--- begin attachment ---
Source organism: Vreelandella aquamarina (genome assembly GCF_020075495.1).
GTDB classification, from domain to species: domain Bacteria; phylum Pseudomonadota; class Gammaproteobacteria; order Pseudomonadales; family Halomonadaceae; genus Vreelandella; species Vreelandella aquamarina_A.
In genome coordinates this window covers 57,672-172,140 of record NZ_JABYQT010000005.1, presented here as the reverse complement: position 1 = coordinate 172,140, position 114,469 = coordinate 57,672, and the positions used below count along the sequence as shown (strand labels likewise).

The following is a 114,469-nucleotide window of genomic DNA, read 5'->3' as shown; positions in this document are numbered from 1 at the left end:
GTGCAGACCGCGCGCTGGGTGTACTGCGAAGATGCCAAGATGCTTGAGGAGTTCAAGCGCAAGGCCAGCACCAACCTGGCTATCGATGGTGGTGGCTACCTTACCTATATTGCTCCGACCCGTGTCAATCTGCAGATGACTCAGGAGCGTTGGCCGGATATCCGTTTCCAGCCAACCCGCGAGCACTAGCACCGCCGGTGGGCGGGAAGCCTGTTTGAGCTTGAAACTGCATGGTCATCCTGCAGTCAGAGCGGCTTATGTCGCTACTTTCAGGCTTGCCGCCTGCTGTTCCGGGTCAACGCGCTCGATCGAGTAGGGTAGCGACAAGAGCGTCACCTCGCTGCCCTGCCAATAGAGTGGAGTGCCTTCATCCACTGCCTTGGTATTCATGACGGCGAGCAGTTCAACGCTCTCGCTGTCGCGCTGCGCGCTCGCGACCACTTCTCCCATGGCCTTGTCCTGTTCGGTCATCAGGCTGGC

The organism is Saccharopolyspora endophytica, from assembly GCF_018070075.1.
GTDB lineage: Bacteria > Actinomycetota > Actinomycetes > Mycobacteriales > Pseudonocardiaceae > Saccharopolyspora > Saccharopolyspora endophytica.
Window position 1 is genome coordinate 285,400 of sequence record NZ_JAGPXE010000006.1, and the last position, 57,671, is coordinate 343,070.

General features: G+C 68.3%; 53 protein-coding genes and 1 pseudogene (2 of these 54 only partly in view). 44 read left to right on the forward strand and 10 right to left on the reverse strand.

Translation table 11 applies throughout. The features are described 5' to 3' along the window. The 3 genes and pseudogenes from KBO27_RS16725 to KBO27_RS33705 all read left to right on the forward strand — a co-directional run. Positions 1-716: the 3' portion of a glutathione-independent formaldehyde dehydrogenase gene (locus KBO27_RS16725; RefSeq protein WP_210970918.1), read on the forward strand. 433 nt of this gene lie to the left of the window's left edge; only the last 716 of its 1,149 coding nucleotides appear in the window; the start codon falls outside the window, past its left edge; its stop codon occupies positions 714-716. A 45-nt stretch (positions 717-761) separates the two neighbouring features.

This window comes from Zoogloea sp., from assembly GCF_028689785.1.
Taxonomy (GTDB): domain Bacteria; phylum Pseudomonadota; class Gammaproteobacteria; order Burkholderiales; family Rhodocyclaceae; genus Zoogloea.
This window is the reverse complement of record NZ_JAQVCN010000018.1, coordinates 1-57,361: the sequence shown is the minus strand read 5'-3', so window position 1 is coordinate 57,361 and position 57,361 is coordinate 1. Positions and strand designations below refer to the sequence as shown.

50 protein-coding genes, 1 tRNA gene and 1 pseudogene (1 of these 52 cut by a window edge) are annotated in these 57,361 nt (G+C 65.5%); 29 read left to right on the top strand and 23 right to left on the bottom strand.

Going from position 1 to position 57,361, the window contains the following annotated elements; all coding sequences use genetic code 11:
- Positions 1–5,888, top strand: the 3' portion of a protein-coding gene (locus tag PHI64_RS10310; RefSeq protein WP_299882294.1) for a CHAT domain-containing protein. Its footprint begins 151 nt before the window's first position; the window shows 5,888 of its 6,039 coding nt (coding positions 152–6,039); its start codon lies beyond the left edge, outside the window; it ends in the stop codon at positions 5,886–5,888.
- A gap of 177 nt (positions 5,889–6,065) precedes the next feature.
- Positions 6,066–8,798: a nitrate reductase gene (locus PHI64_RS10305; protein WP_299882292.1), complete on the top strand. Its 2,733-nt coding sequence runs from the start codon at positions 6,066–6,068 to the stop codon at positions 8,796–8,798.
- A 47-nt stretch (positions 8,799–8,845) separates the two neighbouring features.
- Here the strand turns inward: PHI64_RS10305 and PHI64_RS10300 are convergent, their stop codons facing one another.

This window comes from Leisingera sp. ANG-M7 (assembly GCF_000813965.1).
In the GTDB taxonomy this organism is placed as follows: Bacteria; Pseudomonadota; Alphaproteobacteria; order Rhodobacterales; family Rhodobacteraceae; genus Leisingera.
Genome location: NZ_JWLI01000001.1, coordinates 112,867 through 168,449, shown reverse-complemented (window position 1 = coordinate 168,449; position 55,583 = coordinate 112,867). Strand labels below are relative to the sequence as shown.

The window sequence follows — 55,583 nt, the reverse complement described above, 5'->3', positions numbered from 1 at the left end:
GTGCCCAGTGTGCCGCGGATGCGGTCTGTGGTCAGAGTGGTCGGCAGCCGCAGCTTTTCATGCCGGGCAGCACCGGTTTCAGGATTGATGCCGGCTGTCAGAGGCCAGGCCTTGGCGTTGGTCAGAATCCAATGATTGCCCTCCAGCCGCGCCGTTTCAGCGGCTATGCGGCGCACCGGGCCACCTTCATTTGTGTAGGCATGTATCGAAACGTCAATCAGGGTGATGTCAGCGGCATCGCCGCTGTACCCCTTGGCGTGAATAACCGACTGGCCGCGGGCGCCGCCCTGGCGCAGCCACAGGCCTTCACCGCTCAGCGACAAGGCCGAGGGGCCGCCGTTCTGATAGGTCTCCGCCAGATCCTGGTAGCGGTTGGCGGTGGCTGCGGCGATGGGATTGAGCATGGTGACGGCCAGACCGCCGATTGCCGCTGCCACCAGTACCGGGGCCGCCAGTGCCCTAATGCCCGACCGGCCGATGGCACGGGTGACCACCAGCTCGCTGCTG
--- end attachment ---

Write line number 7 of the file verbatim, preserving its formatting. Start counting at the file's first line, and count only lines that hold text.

GTDB lineage: Bacteria > Actinomycetota > Actinomycetes > Mycobacteriales > Pseudonocardiaceae > Saccharopolyspora > Saccharopolyspora endophytica.